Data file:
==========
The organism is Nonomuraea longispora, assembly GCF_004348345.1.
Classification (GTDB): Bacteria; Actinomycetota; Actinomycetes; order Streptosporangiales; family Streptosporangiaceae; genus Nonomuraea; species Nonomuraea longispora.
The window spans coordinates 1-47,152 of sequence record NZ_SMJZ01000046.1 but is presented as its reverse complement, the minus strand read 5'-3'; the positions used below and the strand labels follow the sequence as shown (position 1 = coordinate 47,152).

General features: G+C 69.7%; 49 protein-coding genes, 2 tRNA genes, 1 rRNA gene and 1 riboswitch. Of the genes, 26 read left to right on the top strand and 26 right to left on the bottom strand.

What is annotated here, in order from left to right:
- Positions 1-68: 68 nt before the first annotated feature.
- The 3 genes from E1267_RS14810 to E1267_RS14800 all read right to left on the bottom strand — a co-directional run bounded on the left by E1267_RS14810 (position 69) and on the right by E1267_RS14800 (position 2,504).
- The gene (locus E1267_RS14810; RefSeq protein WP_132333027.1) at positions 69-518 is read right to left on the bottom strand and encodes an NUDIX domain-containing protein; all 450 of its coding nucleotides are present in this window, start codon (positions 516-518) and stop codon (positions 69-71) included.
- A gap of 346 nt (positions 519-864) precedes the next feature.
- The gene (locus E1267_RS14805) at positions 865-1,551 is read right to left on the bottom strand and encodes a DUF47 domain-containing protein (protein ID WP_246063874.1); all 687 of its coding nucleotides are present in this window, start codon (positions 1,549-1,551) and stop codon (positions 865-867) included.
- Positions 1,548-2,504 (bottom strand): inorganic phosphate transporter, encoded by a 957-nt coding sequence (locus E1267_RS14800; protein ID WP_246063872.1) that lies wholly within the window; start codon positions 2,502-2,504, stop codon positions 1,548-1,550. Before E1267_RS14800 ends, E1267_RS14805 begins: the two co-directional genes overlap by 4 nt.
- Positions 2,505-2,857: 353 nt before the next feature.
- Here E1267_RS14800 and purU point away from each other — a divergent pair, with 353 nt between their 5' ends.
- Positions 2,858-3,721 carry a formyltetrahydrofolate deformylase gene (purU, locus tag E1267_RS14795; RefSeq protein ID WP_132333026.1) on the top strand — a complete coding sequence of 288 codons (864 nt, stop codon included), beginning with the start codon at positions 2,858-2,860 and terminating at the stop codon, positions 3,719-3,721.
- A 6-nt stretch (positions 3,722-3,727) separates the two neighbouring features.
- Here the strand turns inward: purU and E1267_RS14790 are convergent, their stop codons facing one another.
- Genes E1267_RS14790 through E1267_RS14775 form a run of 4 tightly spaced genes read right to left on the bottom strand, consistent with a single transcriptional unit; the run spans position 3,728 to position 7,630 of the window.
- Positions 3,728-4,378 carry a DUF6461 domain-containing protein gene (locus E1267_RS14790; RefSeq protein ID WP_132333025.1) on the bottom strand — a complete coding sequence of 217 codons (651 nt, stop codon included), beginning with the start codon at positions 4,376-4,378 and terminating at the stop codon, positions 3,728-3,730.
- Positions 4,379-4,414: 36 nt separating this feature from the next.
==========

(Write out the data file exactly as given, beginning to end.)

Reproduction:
The organism is Nonomuraea longispora, assembly GCF_004348345.1.
Classification (GTDB): Bacteria; Actinomycetota; Actinomycetes; order Streptosporangiales; family Streptosporangiaceae; genus Nonomuraea; species Nonomuraea longispora.
The window spans coordinates 1-47,152 of sequence record NZ_SMJZ01000046.1 but is presented as its reverse complement, the minus strand read 5'-3'; the positions used below and the strand labels follow the sequence as shown (position 1 = coordinate 47,152).

General features: G+C 69.7%; 49 protein-coding genes, 2 tRNA genes, 1 rRNA gene and 1 riboswitch. Of the genes, 26 read left to right on the top strand and 26 right to left on the bottom strand.

What is annotated here, in order from left to right:
- Positions 1-68: 68 nt before the first annotated feature.
- The 3 genes from E1267_RS14810 to E1267_RS14800 all read right to left on the bottom strand — a co-directional run bounded on the left by E1267_RS14810 (position 69) and on the right by E1267_RS14800 (position 2,504).
- The gene (locus E1267_RS14810; RefSeq protein WP_132333027.1) at positions 69-518 is read right to left on the bottom strand and encodes an NUDIX domain-containing protein; all 450 of its coding nucleotides are present in this window, start codon (positions 516-518) and stop codon (positions 69-71) included.
- A gap of 346 nt (positions 519-864) precedes the next feature.
- The gene (locus E1267_RS14805) at positions 865-1,551 is read right to left on the bottom strand and encodes a DUF47 domain-containing protein (protein ID WP_246063874.1); all 687 of its coding nucleotides are present in this window, start codon (positions 1,549-1,551) and stop codon (positions 865-867) included.
- Positions 1,548-2,504 (bottom strand): inorganic phosphate transporter, encoded by a 957-nt coding sequence (locus E1267_RS14800; protein ID WP_246063872.1) that lies wholly within the window; start codon positions 2,502-2,504, stop codon positions 1,548-1,550. Before E1267_RS14800 ends, E1267_RS14805 begins: the two co-directional genes overlap by 4 nt.
- Positions 2,505-2,857: 353 nt before the next feature.
- Here E1267_RS14800 and purU point away from each other — a divergent pair, with 353 nt between their 5' ends.
- Positions 2,858-3,721 carry a formyltetrahydrofolate deformylase gene (purU, locus tag E1267_RS14795; RefSeq protein ID WP_132333026.1) on the top strand — a complete coding sequence of 288 codons (864 nt, stop codon included), beginning with the start codon at positions 2,858-2,860 and terminating at the stop codon, positions 3,719-3,721.
- A 6-nt stretch (positions 3,722-3,727) separates the two neighbouring features.
- Here the strand turns inward: purU and E1267_RS14790 are convergent, their stop codons facing one another.
- Genes E1267_RS14790 through E1267_RS14775 form a run of 4 tightly spaced genes read right to left on the bottom strand, consistent with a single transcriptional unit; the run spans position 3,728 to position 7,630 of the window.
- Positions 3,728-4,378 carry a DUF6461 domain-containing protein gene (locus E1267_RS14790; RefSeq protein ID WP_132333025.1) on the bottom strand — a complete coding sequence of 217 codons (651 nt, stop codon included), beginning with the start codon at positions 4,376-4,378 and terminating at the stop codon, positions 3,728-3,730.
- Positions 4,379-4,414: 36 nt separating this feature from the next.